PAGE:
The first (and larger) retailer I workef for closed all there store a couple years after I left them. The second retailer is still in business, though I don't know how they operate any more.
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      11-16-2010, 02:41 AM   #27
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Any of you guys ever had issues getting Best Buy to honor their extended warranties? I just purchased a washer and dryer from them that normally cost $2,270 for the pair that was on sale for $1,370. Their extended warranty was only $260 for both the washer and dryer for 4 years. I figure that's a pretty good deal for appliances that have many moving parts and cost that much. After reading some of these posts though, I'm concerned whether Best Buy would actually repair or do a replacement.
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      11-16-2010, 09:18 AM   #28
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Any of you guys ever had issues getting Best Buy to honor their extended warranties? I just purchased a washer and dryer from them that normally cost $2,270 for the pair that was on sale for $1,370. Their extended warranty was only $260 for both the washer and dryer for 4 years. I figure that's a pretty good deal for appliances that have many moving parts and cost that much. After reading some of these posts though, I'm concerned whether Best Buy would actually repair or do a replacement.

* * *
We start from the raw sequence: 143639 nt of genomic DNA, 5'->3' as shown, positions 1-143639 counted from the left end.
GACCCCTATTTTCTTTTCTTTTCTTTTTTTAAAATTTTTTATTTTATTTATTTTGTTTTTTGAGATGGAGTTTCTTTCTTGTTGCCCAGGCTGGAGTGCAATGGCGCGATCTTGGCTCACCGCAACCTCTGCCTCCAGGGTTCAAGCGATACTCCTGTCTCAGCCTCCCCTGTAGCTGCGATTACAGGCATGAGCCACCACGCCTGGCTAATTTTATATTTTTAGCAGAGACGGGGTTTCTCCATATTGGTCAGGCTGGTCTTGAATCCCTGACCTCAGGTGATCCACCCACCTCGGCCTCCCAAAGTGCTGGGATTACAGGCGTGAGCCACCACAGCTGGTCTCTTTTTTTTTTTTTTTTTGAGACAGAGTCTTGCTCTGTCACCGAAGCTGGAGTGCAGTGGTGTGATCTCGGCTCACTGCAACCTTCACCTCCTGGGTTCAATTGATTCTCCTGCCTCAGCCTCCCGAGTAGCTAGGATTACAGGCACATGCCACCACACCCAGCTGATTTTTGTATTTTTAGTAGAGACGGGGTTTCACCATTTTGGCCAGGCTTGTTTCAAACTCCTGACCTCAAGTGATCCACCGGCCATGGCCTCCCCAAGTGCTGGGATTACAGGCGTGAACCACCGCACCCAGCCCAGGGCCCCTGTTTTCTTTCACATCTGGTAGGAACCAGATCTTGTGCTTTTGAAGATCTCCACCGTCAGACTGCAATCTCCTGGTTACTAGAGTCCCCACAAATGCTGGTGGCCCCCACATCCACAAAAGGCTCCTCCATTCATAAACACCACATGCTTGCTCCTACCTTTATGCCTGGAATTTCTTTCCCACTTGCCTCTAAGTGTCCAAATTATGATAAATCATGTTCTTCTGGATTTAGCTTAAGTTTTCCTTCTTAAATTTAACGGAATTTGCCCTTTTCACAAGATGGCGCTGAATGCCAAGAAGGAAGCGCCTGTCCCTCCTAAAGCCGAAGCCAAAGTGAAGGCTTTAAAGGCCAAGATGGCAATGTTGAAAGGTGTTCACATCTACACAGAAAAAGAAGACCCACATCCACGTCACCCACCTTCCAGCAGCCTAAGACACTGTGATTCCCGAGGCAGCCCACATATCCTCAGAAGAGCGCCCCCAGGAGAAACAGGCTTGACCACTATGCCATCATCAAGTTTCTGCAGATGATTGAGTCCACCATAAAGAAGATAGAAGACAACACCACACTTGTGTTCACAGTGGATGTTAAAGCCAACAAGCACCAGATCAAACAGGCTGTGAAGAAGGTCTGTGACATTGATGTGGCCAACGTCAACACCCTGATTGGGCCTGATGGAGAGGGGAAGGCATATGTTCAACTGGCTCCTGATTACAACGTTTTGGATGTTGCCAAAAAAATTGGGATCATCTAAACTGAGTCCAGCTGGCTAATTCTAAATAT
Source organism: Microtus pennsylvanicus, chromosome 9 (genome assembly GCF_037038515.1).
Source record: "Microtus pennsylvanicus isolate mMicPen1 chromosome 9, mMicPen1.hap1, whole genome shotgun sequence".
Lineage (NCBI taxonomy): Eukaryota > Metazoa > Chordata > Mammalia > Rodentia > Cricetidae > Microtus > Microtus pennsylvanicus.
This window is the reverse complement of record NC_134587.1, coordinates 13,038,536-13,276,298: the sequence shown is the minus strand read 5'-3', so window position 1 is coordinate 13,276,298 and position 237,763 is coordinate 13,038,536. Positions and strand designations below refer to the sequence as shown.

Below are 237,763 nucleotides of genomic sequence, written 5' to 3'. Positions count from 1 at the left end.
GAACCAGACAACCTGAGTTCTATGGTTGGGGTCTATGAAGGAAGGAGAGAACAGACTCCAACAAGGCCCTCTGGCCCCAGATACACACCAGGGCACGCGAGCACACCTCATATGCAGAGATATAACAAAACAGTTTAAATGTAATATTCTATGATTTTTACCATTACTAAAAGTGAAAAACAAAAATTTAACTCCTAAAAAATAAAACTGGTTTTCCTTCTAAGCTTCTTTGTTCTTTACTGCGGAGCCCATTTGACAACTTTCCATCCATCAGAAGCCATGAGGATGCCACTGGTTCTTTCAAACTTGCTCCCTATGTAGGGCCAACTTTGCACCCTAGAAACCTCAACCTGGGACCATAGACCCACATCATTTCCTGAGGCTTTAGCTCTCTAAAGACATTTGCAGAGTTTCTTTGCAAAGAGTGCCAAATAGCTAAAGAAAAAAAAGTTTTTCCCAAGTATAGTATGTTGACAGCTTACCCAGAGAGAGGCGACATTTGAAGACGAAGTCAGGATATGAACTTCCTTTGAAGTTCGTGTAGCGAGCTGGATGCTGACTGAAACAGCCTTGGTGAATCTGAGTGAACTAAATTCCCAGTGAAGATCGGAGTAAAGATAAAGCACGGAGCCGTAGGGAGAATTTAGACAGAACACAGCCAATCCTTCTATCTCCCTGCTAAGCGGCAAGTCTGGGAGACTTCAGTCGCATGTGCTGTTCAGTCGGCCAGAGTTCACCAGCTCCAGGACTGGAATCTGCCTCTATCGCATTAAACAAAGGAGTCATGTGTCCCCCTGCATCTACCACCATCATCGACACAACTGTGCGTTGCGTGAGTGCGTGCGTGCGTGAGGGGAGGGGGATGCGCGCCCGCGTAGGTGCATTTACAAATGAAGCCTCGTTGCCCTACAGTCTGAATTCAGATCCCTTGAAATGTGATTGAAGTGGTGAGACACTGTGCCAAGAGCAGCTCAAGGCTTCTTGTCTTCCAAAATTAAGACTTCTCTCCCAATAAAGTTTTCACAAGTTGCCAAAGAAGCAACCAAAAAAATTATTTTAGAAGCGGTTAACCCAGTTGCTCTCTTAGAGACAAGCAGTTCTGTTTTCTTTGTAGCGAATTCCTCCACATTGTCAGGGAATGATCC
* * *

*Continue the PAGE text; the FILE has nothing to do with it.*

I don't want to scare you, but yes, I've had to use Best Buy for an extended warranty. I bought a Polaroid TV in 2004, and bought the extended warranty for three years. About 18 months after I bought it, it wouldn't come on. Long story short, after getting jerked around for a month and not having my TV, I bought a new one - from Circuit City. Best Buy claimed that I must've damaged the TV or dropped it, so they wouldn't cover. That was the first - and last - time I've ever bought a warranty from them.

However, maybe it's gotten better since then. And there are certainly a lot of moving parts in a washer and a dryer, so it could be worth it. But they always try and get out of it, so read the fine print.